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Carolina Forest’s Mikey Blanks checks the scoreboard in the 42-0 win over Conway on Friday night. Photo by Janet Morgan/janet.morgan@myhorrynews.com

If there is a top common theme for football programs around South Carolina, it’s COVID-19’s impact on the game.

Next on the list, though, is the importance of abnormal early season region contests.

Carolina Forest knows all about that.

Despite being one of the few teams in the area to open the year with a non-region game in Week 1, the Panthers have already played their region rival Conway (winning handily) and now have what is shaping up to be the biggest regular-season game of 2020 on Friday at Sumter. The winner presumably will have a chokehold on the division with four weeks of the regular season to go.

“It’s a big difference, especially the way we’ve looked at things in the past. Non-region games didn’t mean anything,” Carolina Forest coach Marc Morris said. “[Against Conway], that was a playoff game. Getting your kids to understand that is crucial this year. Everyone is in the same boat.”

Just not everyone was as prepared to fish.

In Carolina Forest’s case, Morris was bringing back four offensive linemen with starting experience from a squad that made it all the way to the Class 5A lower state finals. Yes, they lost quarterback Mason Garcia, running back David Legette and a number of other skill positions.

But the scheme stayed similar and receiver-turned-quarterback Kyle Watkins has been pretty special so far.

Likewise, Sumter has a number of players with NCAA Division-I offers and a pedigree that has led to scores of regular-season victories under coach Mark Barnes.

The two factions will clash on Friday, and since none of the other three teams in Region VI-5A are at this level, it likely means the winner will need only one more victory to clinch the division title and the top playoff spot. Putting everything together in order to make the most of it?

That was felt by both teams.

“[The players] sensed it out of us to make sure they get in as much stuff as they can so we all know what we’re doing,” Morris said. “We’ve had to install more offense and defense in a short amount of time. You’re not getting as good at stuff you need to get good at [under normal conditions].”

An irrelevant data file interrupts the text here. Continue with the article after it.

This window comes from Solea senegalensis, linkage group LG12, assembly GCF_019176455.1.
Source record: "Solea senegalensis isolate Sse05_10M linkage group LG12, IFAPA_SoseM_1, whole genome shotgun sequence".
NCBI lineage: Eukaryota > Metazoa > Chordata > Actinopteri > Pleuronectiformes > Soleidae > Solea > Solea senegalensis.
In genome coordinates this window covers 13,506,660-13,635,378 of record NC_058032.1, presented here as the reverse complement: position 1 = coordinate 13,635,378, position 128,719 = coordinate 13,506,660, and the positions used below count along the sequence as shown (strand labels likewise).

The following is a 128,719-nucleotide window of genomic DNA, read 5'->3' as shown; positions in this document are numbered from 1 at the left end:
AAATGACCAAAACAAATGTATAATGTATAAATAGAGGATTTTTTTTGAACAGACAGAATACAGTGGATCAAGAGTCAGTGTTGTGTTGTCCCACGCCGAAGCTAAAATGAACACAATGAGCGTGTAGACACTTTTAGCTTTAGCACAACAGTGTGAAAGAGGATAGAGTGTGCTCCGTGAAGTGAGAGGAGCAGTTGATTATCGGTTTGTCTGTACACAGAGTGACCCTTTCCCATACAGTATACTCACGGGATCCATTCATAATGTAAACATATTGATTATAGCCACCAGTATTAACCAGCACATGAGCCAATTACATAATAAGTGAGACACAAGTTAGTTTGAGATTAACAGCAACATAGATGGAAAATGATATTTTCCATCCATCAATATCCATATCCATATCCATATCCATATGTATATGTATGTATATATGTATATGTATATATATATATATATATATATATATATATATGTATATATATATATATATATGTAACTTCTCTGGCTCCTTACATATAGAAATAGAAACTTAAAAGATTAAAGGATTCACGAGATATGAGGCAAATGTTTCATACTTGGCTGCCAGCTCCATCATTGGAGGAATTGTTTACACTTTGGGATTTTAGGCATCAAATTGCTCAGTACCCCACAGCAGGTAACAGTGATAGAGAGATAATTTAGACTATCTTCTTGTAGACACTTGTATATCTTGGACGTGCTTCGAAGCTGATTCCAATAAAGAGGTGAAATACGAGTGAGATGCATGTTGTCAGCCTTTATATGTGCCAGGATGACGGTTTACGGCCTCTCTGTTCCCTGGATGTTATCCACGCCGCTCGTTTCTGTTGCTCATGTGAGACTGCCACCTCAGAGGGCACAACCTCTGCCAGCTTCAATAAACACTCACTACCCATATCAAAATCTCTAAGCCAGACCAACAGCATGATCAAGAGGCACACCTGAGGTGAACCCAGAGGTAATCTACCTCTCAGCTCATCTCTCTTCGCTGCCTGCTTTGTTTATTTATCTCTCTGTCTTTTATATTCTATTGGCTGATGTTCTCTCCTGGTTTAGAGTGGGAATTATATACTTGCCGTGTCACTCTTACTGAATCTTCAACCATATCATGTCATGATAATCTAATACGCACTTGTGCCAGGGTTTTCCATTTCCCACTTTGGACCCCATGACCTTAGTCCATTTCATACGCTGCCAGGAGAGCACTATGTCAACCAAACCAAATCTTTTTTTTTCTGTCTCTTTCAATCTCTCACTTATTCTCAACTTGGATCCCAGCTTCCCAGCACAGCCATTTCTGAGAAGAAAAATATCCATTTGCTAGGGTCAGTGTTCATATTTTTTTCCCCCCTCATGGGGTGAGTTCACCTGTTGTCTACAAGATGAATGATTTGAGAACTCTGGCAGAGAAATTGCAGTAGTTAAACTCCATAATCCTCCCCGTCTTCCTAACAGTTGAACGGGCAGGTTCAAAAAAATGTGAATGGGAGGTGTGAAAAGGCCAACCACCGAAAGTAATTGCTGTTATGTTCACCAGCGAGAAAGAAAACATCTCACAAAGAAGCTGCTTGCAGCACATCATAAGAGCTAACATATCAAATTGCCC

NMB’S Livingston making most of his carries

When North Myrtle Beach started three sophomores on the offensive line last season, everyone knew there would be some lumps. The Chiefs had a few uncharacteristic games along the way, but head coach Matt Reel knew it would pay off in the long run.

Senior Nyliek Livingston can certainly attest to that.

Through two games, the undersized tailback has already rushed for 292 yards and three touchdowns while averaging 10.1 yards per carry. 

“There are certain kids where you’re like, ‘Man, that kid just works so hard,’” Reel said. “I want good things to happen for him. A lot of times in life, it doesn’t always happen like that. But sometimes, like right now, you get to see a kid who has worked his tail off for the last two years. He didn’t even play football two years ago; he was basketball guy. He fell in love with it.  I say it all the time — he’s 150 pounds but he plays like he’s 220.”

Even 150 may be generous (he was listed at 130 on the preseason roster). However, Reel was definitely right about the second part.

Livingston has spent the first two weeks of the season getting into the defensive backfield on carries, spinning out of tackles and initiating contact with linebackers and safeties alike to get another yard or five out of each opportunity. 

He’s been the beneficiary of that aforementioned line dominating Hartsville and South Florence, sure, but he’s also had 29 carries without putting the ball on the ground. Considering one-third of the offensive plays through two weeks have gone through him, he’s ensuring that the Chiefs’ offense is continuously moving the chains.

And if he keeps performing like he has early, his carry count could spike. 

“We can get better week in and week out,” Livingston said. “We have the mentality that we want to get better.”

The reminder of that is the fact that on Friday North Myrtle Beach will head to Wilson, a team that embarrassed the Chiefs a season ago in Little River. If Livingston and the line keep up their hot showings, it will likely mean a 3-0 start for the fifth consecutive season. 


This week will be as loaded as any other during this abbreviated regular season in terms of how many Horry County teams are playing at home. In total, six schools (Aynor, Conway, Green Sea Floyds, Loris, Myrtle Beach and St. James) will be playing in their own stadiums. The only other such occurrence will be Week 7 (Nov. 6). Next week, for instance, there are only three home games in Horry County. … Not surprisingly, the four undefeated teams in Horry County are also the area’s top defenses via points per game allowed. Myrtle Beach is giving up just 3.5 points per game, Carolina Forest and Loris are allowing 7 points per game (although Loris has played just once so far) and North Myrtle Beach is fourth while giving up 14 points per game. … The first two weeks of the season have included plenty of blowouts. Of the 15 games so far involving Horry County schools, nine have been decided by double digits and five have been decided by 28 points or more.


Contact Charles D. Perry at 843-488-7236


I'm the editor of myhorrynews.com and the Carolina Forest Chronicle, a weekly newspaper in Horry County, South Carolina. I cover county government, the justice system and agriculture. Know of a story that needs to be covered? Call me at 843-488-7236.

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